By Gabe Habash

There are a lot of cool things you can discover on Small Demons, a website that acts as a book content web, connecting what artists write about. For example, you can look at The Brief Wondrous Life of Oscar Wao and see all the people, places, music, movies, TV/radio, books, food/drink, magazines, events, vehicles, and weapons mentioned in the book. Click on any of those things, say…Planet of the Apes (mentioned on page 301), and see that that movie was also mentioned in Trainspotting and The Rules of Attraction, among other books.

You can also use the site to find the most commonly referenced songs in literature. Here’s the top 10, with some choice quotes for each song.

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September 16, 2012

9 Unfinished Novels by Great Writers

By Gabe Habash

Here’s something interesting: basically every writer has an unfinished novel.

An incomplete list:

Here’s something interesting: basically every writer has an unfinished novel.

An incomplete list: Truman Capote, Jack London, Kafka, Stendhal, Charles Dickens, J.R.R. Tolkien, Vladimir Nabokov, Stephen King, F. Scott Fitzgerald, and Karl Marx.

And while all those authors have compelling reasons for why they never ended up publishing (most involved death), below we’ve picked 9 unfinished novels with especially great stories for why they never made it to print.

And while all those authors have compelling reasons for why they never ended up publishing (most involved death), below we’ve picked 9 unfinished novels with especially great stories for why they never made it to print.

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September 13, 2012

The Worst Book Ever Is ‘What Are These Strawberries Doing on My Nipples? … I Need Them for the Fruit Salad!’

By Gabe Habash

Oh, dear friends, it’s been a while since we last entered these hallowed halls of plunging mediocrity. So long that there is dust on How To Avoid Huge Ships. Cobwebs on Dildo Cay. Mold on Microwave for One. Some other sign of disuse on Moon People. But back into the Worst Book Ever Castle we must go, because there is a new book to add to the gallery. We must do our duty and place it where it belongs, for the circle must be closed.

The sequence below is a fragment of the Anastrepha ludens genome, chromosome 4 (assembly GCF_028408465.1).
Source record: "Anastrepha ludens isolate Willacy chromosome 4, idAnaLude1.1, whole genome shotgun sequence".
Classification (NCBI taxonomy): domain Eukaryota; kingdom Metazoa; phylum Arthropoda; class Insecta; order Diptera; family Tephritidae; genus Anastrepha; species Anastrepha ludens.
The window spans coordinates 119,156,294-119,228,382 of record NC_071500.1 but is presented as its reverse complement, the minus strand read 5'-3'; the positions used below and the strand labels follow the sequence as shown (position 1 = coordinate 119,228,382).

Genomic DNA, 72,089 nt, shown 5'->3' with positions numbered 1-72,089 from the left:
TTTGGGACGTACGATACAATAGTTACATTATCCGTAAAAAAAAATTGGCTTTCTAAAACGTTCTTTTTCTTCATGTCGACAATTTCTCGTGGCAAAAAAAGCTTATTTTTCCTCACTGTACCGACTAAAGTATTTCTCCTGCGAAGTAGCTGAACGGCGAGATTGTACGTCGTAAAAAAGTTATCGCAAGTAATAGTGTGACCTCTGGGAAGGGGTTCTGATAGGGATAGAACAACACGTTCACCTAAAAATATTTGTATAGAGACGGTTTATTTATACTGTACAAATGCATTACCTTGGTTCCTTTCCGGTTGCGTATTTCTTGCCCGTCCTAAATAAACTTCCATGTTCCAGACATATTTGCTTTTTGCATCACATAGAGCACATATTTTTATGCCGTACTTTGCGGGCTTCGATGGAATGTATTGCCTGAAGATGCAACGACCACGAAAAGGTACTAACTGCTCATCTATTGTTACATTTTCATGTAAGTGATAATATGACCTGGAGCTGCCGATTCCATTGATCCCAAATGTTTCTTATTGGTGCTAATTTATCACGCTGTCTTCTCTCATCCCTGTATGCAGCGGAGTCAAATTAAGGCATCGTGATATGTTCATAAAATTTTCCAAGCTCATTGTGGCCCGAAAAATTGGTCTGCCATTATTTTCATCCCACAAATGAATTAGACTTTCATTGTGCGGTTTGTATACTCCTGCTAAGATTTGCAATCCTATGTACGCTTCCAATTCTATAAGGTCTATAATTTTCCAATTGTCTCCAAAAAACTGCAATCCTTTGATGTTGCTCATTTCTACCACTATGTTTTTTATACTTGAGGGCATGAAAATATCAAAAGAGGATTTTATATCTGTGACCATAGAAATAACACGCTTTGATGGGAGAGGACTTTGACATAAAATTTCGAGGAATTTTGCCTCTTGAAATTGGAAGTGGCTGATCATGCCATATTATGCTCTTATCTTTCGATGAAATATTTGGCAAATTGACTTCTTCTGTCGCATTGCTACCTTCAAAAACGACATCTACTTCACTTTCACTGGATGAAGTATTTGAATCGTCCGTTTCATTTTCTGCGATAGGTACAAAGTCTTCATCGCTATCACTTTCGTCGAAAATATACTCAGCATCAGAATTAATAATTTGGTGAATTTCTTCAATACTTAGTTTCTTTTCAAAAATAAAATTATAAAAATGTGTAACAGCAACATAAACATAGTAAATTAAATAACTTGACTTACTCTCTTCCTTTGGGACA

What Are These Strawberries Doing on My Nipples? … I Need Them for the Fruit Salad! isn’t just notable because it has both an exclamation point and a question mark in it–what you’ll discover upon digging deeper within it is a tale of vast sadness and infinite strangeness.

It all begins with Vanessa Feltz, the book’s author and owner of one of the oddest Wikipedia pages you’ll ever see.

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August 27, 2012

Every Word I Learned from ‘Infinite Jest’

Filed under: Books — Tags: , , , , , — Henry Greeff @ 6:07 am

  By Gabe Habash

That picture above is an index of page numbers with words I didn’t know in Infinite Jest. So basically, I just added more information to a whopping book of information. I’d be curious to know how many of these words you guys know, and whether other readers of IJ kept a similar list. One of the pleasures of reading the book for me was keeping this list and discovering that such varied bits of existence had such specific words to name them. Looking through a copy of Both Flesh and Not, which has Wallace’s essays separated by two pages of his vocab words, brought back a pretty warm memory of how much fun it was to read IJ‘s sentences.